Samsung Blu-ray Disc Players to Stream Netflix

Samsung Blu-ray Disc Players to Stream Netflix


Netflix and Samsung Partner to Instantly Stream Movies on Next Generation Blu-ray Disc Players

Samsung BD-P2500 and BD-P2550 Blu-ray Players Transformed into Gateways that Give Consumers Access to More Than 12,000 Choices of Movies and TV Episodes from Netflix

Partnership will Include Streaming to a Range of Home Entertainment Products


LOS GATOS, Calif. and RIDGEFIELD PARK, N.J., Oct. 23 /PRNewswire-FirstCall/ -- Netflix, Inc. (NASDAQ: NFLX), the world's largest online movie rental service, and Samsung Electronics America, a market leader and award-winning innovator in consumer electronics, today announced a broad partnership to offer consumers the ability to instantly stream movies and TV episodes from the Netflix Web site directly to their living rooms via Samsung's BD-P2500 and BD-P2550 Blu-ray disc players. The companies also said they are collaborating to enable Samsung to integrate instant streaming from Netflix into a range of home entertainment products.

The BD-P2550 and BD-P2500 are currently available at $399.99. Consumers who already own one of these Samsung players can upgrade their device at no additional cost to enable instant streaming from a growing library of more than 12,000 movies and television episodes from Netflix. The upgrade is available at http://www.samsung.com/bluraysupport.

 
 Samsung BD-P2500 Blu-ray disc player
(Credit: Samsung)



Instantly streaming movies and TV episodes from Netflix on the BD-P2550 and BD-P2500 is done through a wired broadband connection and a Netflix Queue-based user interface. Netflix members visit the Netflix Web site to add movies and TV episodes to their individual instant Queues. Those choices will automatically be displayed on members' TVs and available to watch instantly through the Samsung players. Once selected, movies will begin playing in as little as 30 seconds. With the players' accompanying remote control, Netflix members will be able to browse and make selections right on the TV screen and also have the ability to read synopses and rate movies. In addition, they will have the option of fast-forwarding and rewinding the video stream.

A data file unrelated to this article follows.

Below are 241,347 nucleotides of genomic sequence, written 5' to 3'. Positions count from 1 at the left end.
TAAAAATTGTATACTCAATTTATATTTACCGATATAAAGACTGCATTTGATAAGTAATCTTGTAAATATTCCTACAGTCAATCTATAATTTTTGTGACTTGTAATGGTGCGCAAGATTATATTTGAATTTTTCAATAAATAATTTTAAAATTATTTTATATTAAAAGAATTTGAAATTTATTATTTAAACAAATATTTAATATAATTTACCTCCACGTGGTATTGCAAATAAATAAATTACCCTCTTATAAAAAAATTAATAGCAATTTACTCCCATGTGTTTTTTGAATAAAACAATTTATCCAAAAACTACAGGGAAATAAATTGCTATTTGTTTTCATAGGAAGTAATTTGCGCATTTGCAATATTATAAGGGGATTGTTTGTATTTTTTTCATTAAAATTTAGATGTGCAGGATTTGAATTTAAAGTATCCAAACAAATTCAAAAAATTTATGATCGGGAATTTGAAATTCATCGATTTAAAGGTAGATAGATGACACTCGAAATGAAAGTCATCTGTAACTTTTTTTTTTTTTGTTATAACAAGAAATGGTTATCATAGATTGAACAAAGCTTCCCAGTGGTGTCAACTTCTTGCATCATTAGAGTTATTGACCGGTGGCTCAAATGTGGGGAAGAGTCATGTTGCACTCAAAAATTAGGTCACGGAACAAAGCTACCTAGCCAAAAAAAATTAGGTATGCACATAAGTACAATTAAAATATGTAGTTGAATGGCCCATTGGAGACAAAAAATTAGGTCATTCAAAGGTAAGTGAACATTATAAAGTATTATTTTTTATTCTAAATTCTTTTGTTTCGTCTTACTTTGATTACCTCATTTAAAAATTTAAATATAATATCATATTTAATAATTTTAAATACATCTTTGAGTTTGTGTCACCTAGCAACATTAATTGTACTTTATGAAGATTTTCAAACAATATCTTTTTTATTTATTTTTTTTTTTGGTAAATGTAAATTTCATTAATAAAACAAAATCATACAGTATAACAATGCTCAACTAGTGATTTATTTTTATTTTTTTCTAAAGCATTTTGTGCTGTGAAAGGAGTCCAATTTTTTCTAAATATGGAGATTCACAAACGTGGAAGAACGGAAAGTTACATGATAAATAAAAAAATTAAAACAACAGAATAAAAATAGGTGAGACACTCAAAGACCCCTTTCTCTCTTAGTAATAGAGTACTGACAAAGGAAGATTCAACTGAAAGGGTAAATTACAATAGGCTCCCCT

Samsung's Blu-ray players offer Full HD 1080p playback and feature the award-winning HQV™ processing chip for the highest quality viewing of Blu-ray discs and astounding upconversion of standard DVDs. The players also provide a truly immersive HD home theater experience with capabilities to decode high-resolution multi-channel digital audio soundtracks and 7.1-channel analog audio outputs.

"Samsung has been at the forefront of innovation in consumer electronics and has established a market leadership position in Blu-ray and digital television," said Netflix Co-Founder and Chief Executive Officer Reed Hastings. "We're excited about the upgraded Blu-ray disc players. Moreover, we look forward to working with Samsung in the years to come to deliver a variety of outstanding products on which consumers can watch movies delivered over the Internet from Netflix."

"In its new form, Samsung Blu-ray players become the ultimate content delivery box, combining on-demand access to movies and jaw-dropping Full HD viewing," said Reid Sullivan, Vice President of Marketing, Audio/Video & Imaging at Samsung Electronics America. "Samsung presents a new value proposition for Blu-ray players by positioning it as a portal to a world of engaging digital content, be it Blu-ray discs, movies from Netflix or other online content."